Watchful Waiting in Head Traumaby JC, MD | March 19, 2007
Despite the advances in medical imaging, there continue to be areas in which actual interventional advances have lagged these radiological improvements. This is especially true in the management of head trauma. The truth is that we still do not fully understand the brain and its complex circuitry. Well, perhaps I should rephrase that and say that we do not understand well enough to allow it to guide us in surgical procedures. Aside from conceptual brain mapping and the functional topography of the brain, the brain is still an organ that we do not confidently understand enough to warrant surgical interventions.
So if you think that you will be in good hands if you suffer from head trauma, think again.
If you are the unlucky soul who suffers head trauma, you will likely be shipped to an Emergency Department and sent through a CT scanner. What this series of computed tomography images will show is your bone, brain, vessels, and its cavities. One of the most common findings on a CT scan after blunt head trauma is hemorrhage of the veins or arteries around the brain. Unless the fluid has accumulated enough to compress on your brain or to cause a “midline shift” (shift of the midline of the brain due to compression), you will be observed for improvement in neurological status and sent for repeat CT imaging over the next few days.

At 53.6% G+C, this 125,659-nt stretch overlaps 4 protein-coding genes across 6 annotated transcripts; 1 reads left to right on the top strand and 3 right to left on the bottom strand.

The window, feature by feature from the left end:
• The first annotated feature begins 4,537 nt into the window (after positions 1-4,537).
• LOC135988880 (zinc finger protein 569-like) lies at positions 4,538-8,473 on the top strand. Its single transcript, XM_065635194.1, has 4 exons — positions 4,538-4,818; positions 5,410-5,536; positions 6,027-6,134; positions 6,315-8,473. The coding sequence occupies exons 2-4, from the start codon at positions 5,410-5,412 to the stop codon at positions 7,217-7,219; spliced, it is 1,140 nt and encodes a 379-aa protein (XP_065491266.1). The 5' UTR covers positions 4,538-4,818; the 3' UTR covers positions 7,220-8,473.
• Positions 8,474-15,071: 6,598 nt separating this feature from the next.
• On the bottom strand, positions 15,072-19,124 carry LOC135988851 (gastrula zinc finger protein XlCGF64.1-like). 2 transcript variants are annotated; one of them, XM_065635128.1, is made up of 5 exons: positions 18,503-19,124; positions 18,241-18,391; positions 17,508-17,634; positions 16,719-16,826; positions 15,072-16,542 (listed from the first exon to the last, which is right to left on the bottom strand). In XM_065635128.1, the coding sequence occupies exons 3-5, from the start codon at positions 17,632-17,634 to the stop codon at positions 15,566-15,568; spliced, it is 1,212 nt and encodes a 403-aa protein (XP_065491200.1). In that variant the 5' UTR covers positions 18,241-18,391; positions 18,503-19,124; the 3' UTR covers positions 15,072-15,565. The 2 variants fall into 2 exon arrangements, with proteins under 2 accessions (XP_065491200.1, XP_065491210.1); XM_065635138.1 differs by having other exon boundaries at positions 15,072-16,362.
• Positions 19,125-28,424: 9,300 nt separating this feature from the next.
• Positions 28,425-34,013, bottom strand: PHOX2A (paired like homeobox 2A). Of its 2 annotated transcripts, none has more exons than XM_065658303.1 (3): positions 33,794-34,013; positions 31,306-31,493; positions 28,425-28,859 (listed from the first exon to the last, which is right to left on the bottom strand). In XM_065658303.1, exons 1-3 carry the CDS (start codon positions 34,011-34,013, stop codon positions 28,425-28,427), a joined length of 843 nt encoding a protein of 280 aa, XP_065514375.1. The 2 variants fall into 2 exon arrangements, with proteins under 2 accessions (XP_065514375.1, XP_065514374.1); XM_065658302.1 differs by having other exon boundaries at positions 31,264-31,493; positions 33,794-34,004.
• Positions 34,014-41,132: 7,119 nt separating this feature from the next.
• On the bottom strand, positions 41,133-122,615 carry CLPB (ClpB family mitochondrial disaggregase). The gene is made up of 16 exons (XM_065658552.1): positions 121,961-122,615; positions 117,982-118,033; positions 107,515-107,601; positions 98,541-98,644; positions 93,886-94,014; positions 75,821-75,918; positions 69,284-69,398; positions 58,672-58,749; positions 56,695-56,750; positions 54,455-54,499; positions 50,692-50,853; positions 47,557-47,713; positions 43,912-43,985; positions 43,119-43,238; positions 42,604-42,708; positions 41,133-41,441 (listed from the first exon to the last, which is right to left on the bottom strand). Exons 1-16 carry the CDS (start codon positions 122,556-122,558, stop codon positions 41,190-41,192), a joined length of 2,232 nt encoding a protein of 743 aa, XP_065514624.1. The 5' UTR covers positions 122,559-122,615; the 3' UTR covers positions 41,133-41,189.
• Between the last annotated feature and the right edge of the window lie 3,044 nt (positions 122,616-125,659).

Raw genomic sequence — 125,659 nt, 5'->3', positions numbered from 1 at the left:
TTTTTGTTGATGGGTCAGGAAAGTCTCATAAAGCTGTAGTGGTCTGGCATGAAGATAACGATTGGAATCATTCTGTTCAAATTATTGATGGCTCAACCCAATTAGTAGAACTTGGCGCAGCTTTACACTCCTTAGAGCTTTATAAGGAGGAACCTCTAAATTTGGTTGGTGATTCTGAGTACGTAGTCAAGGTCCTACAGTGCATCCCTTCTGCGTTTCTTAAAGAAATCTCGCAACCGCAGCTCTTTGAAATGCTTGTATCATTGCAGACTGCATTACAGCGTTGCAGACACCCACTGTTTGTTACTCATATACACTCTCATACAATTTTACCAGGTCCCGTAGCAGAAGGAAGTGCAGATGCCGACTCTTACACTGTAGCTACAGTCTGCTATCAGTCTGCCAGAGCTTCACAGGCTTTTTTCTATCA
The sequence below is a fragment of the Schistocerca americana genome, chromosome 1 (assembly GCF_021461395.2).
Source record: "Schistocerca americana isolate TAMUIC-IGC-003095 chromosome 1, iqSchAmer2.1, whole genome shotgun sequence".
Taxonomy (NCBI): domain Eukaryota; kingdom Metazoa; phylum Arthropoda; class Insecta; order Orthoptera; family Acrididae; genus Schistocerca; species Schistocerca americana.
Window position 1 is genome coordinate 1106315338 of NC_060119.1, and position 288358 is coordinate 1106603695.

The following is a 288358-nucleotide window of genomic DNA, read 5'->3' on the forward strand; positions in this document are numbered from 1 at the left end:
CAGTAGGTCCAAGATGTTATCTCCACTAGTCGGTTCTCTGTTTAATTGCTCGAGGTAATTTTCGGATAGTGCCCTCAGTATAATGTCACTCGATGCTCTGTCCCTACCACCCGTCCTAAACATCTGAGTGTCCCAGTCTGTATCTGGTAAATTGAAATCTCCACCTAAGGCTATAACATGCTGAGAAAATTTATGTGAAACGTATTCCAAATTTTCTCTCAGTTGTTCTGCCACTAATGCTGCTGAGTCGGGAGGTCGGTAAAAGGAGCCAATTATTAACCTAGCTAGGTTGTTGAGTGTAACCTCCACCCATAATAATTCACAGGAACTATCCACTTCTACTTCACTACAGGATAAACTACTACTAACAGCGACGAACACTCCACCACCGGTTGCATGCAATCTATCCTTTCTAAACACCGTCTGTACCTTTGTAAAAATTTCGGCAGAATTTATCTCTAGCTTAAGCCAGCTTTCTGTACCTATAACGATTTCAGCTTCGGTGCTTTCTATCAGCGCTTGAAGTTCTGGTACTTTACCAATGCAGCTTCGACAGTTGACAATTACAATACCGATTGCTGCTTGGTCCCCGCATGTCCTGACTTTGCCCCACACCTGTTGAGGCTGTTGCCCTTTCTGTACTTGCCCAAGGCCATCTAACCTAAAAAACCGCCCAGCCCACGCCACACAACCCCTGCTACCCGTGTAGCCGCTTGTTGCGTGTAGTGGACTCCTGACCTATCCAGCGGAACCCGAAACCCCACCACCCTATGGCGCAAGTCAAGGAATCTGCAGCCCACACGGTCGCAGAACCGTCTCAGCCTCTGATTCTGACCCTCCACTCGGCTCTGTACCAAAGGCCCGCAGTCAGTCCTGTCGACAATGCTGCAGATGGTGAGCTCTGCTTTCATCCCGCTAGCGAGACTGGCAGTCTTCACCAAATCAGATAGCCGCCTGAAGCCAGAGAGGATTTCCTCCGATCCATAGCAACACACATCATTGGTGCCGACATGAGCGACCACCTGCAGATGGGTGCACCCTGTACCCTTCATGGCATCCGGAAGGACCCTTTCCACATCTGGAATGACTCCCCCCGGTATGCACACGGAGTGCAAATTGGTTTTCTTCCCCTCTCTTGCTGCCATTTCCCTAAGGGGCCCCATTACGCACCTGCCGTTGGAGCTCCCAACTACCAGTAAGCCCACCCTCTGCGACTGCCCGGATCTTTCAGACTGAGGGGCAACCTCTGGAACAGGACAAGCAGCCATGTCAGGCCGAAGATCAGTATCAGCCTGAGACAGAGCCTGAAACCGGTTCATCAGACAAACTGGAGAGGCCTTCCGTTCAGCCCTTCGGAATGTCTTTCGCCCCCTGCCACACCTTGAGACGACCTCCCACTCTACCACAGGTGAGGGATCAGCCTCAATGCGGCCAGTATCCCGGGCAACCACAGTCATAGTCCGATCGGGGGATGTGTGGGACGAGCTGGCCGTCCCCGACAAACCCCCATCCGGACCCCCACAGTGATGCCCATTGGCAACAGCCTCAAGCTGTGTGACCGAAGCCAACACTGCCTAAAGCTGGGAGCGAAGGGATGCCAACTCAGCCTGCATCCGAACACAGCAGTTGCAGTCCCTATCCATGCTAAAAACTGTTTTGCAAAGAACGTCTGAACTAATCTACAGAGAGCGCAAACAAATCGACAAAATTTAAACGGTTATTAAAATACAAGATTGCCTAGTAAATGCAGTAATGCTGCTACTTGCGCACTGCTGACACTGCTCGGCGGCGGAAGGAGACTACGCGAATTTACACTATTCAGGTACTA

That’s right, in most situations of traumatic brain injury you will be observed in the hospital – we really can’t do much else but watch. In medical lingo we call this “Watchful Waiting”.
The one situation where we actually do anything is when there is significant neurological deficit or midline shift. Those situations warrant surgical decompression and hematoma evacuation by a neurosurgeon. What this amounts to is a surgeon drilling holes in your skull to drain the blood and relieve pressure on your brain.
Even after that procedure is done, we do what we do best in head trauma – we watchfully wait for improvement.
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